Matthew Zeitlin compares the different approaches used in US to curb the use of plastic. In regards to changing habits, it has been found that taxes work more effectively. This is something touched upon by the RN Future Tense podcast.
Bookmarked ‘Plastic recycling is a myth’: what really happens to your rubbish? (the Guardian)

You sort your recycling, leave it to be collected – and then what? From councils burning the lot to foreign landfill sites overflowing with British rubbish, Oliver Franklin-Wallis reports on a global waste crisis

Oliver Franklin-Wallis discusses the current global recycling crisis. Just like the argument around reducing flying, we need to systemically review our use of plastics in the aisles of our supermarkets.
Listened The plastic backlash: what’s behind our sudden rage – and will it make a difference? – podcast from the Guardian

Decades after it became part of the fabric of our lives, a worldwide revolt against plastic is under way

It is intriguing to think about plastic as being a part of the wider discussion of global warming. James Bridle refers to the notion of ‘hyperobjects’:

The philosopher Timothy Morton calls global warming a β€˜hyperobject’: a thing that surrounds us, envelops and entangles us, but that is literally too big to see in its entirety.

Whether it be in the drinking water or the ocean tip, rubbish has become a part of our imaginary.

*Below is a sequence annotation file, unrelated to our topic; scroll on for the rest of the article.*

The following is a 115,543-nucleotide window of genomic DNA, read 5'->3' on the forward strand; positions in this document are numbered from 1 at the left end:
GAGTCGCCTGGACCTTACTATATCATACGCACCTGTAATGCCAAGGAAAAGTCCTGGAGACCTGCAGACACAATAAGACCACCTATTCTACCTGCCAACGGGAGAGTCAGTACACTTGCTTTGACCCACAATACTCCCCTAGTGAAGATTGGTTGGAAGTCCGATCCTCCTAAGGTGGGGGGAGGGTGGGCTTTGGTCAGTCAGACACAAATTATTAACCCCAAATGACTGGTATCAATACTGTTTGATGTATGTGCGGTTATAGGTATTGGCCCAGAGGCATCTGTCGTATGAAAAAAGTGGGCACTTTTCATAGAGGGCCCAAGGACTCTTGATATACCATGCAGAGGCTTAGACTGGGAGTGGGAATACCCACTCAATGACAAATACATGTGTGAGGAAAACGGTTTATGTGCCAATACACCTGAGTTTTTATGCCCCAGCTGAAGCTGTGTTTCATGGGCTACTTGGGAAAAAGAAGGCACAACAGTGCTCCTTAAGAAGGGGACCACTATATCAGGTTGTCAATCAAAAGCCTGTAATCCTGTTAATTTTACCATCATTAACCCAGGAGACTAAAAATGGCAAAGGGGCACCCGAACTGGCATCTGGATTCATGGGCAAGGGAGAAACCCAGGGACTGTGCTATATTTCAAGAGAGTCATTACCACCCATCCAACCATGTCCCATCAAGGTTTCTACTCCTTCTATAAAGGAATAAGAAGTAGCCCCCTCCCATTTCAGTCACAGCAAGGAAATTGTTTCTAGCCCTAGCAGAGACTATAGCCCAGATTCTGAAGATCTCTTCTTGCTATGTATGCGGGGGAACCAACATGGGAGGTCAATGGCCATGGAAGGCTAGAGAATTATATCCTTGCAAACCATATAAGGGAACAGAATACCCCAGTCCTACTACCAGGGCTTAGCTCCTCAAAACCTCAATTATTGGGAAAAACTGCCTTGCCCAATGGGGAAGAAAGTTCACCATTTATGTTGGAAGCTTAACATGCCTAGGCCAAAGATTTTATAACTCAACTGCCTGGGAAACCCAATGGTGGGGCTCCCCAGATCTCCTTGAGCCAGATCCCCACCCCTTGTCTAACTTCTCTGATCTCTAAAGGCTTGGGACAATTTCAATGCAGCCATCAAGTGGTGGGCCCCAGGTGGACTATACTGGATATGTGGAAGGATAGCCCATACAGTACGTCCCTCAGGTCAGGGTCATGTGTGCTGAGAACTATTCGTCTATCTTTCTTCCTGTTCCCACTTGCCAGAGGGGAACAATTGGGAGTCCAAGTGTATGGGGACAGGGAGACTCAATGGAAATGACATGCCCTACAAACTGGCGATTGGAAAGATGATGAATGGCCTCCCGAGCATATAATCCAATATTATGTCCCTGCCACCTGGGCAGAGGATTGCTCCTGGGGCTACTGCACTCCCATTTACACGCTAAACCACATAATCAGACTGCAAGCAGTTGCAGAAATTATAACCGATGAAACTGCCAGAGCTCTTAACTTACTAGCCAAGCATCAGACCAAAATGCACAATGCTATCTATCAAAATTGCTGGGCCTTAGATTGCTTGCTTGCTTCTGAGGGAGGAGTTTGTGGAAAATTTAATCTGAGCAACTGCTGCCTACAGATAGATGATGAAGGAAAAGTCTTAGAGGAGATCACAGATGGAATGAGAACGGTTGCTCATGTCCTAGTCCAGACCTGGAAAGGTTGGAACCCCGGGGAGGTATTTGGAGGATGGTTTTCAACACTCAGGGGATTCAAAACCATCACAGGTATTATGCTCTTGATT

Listened Banning plastic may not be good for the future from Radio National

Even those who campaign against the overuse of plastic, argue for a more nuanced understanding of its role in our lives. Future Tense looks at these nuances.

Antony Funnell takes a critical look at the move to abolish plastic. He speaks with a number of experts who highlight that the issue is not plastics themselves, but the way they are used and recycled. This is what has led to the pollution of oceans and the environment. This episode of Future Tense corresponds with the return of the television series War on Waste.
Bookmarked Forget the checkout: what about the plastic clogging supermarket aisles? (ABC News)

Some, like the Greens, argue manufacturers and retailers need to take more responsibility for the lifecycle of their packaging. “Product stewardship” and extended producer responsibility (EPR) requires manufacturers to factor the disposal of packaging into its design and production.

Other solutions to the waste crisis include charging more to dump waste in landfill or offering subsidies to increase the capacity of the local recycling sector.

A better option is to consume less plastic. “Precycling” minimises waste by reducing consumption. In practice this means packing your shopping in reusable bags, using a reusable cup for your takeaway coffee, buying items free from packaging β€” and putting a whole apple in our kids’ lunchboxes.

Nicola Heath reports on the current plastic crisis in Australia. Although every state has agreed to ban single use bags, the real problem that needs to be addressed is in the aisles and aisles of pre-packaged food. Although the impact of plastics on our ocean has been well reported, it seems that there is a significant impact on our fresh water lakes too. Studies have found microplastics in drinking water, beer and honey. I wonder if the solution starts with school?